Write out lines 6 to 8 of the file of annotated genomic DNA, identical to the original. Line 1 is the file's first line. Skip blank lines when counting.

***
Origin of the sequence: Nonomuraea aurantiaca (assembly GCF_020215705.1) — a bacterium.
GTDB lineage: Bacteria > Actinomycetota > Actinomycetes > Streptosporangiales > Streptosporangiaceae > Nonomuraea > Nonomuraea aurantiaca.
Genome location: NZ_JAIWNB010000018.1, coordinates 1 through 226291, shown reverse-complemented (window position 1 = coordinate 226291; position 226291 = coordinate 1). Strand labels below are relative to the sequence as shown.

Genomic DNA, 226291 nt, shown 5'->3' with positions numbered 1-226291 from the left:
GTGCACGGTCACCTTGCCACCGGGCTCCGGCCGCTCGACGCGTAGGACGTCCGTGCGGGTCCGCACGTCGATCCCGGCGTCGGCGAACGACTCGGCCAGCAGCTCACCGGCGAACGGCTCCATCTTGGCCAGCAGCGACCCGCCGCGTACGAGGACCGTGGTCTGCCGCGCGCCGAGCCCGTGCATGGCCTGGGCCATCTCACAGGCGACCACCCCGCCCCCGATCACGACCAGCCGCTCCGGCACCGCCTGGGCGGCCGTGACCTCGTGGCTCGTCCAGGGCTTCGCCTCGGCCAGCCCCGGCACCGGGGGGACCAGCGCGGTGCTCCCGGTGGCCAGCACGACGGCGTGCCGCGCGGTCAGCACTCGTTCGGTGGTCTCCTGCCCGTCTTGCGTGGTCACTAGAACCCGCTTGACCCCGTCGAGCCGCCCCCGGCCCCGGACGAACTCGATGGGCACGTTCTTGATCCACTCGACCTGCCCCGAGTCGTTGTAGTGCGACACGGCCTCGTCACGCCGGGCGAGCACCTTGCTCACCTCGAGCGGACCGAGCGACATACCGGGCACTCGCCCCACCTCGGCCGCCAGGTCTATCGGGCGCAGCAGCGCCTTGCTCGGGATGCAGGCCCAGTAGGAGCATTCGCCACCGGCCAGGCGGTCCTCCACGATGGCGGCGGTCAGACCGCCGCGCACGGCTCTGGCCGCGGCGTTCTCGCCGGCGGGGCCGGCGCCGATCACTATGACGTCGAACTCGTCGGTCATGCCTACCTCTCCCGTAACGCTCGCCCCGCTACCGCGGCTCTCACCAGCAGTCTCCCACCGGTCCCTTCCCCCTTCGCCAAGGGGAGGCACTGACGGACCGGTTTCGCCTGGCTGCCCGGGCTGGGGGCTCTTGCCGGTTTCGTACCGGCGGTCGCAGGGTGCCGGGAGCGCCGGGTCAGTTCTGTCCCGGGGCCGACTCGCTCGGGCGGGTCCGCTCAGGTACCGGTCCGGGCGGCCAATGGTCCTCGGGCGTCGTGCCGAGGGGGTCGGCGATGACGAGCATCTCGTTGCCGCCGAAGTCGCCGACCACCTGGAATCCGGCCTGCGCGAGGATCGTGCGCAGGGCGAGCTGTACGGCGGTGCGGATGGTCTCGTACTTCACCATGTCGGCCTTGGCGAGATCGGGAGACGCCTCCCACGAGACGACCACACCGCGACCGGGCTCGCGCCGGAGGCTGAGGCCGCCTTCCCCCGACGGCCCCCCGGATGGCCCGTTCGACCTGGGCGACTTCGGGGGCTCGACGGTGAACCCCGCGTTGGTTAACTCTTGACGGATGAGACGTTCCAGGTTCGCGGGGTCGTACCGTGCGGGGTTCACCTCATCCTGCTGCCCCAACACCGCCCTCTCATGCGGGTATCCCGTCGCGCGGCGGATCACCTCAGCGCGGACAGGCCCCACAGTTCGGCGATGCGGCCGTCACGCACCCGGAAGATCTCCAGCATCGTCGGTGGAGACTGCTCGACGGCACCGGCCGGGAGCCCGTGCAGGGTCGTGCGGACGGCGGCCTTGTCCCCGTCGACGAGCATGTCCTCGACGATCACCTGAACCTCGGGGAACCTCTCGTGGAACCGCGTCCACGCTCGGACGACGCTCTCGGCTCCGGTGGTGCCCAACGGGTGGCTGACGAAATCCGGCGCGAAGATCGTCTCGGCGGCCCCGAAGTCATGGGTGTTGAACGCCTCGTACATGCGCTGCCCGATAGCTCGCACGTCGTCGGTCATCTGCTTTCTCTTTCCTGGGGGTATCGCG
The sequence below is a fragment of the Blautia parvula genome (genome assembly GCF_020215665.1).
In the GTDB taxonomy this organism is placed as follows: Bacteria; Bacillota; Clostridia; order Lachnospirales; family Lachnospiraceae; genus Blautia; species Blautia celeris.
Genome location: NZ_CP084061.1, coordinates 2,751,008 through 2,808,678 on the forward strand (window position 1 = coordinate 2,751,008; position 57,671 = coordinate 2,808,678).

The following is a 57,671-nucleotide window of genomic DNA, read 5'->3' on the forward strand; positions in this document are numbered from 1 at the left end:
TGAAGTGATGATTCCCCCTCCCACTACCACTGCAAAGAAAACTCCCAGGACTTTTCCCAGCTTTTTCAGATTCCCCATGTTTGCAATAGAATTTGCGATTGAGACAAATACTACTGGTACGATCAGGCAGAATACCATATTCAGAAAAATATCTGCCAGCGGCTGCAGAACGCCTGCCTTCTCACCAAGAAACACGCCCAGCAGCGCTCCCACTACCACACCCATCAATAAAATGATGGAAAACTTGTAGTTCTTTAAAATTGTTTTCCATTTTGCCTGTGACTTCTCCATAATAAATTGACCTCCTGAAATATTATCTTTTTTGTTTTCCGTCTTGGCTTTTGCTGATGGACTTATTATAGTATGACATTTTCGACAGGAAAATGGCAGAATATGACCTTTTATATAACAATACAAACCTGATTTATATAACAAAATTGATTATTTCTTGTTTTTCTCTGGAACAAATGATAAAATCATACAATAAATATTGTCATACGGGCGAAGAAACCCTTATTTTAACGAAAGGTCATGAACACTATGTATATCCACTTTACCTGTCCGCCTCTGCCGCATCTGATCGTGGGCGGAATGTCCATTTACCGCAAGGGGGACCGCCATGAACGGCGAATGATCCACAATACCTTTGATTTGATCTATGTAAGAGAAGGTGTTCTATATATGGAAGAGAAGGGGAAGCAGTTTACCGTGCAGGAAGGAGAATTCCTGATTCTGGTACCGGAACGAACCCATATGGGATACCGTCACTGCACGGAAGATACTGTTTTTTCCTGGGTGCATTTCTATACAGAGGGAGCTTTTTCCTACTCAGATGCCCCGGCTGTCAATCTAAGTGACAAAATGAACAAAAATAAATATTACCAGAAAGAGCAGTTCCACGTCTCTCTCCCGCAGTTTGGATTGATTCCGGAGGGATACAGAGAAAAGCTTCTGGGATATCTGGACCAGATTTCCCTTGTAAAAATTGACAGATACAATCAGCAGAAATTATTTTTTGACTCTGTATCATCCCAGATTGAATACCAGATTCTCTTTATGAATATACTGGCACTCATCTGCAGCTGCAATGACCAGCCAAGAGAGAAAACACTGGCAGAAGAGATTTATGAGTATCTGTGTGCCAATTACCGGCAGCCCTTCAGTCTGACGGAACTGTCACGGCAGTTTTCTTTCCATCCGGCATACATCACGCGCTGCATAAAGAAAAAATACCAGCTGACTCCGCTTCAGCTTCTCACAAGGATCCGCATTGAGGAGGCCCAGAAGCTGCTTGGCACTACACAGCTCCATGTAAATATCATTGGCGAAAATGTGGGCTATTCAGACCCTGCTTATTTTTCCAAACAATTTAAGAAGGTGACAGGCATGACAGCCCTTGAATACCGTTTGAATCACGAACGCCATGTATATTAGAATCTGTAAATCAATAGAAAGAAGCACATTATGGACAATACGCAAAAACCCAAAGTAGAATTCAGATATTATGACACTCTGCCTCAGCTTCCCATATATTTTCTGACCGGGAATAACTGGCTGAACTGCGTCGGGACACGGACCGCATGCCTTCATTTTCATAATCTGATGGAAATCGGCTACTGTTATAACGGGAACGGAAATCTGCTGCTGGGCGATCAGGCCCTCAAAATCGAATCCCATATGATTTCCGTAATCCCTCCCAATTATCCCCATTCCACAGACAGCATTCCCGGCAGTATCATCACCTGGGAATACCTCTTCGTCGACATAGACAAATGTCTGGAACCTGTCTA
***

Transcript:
The sequence below is a fragment of the Blautia parvula genome (genome assembly GCF_020215665.1).
In the GTDB taxonomy this organism is placed as follows: Bacteria; Bacillota; Clostridia; order Lachnospirales; family Lachnospiraceae; genus Blautia; species Blautia celeris.
Genome location: NZ_CP084061.1, coordinates 2,751,008 through 2,808,678 on the forward strand (window position 1 = coordinate 2,751,008; position 57,671 = coordinate 2,808,678).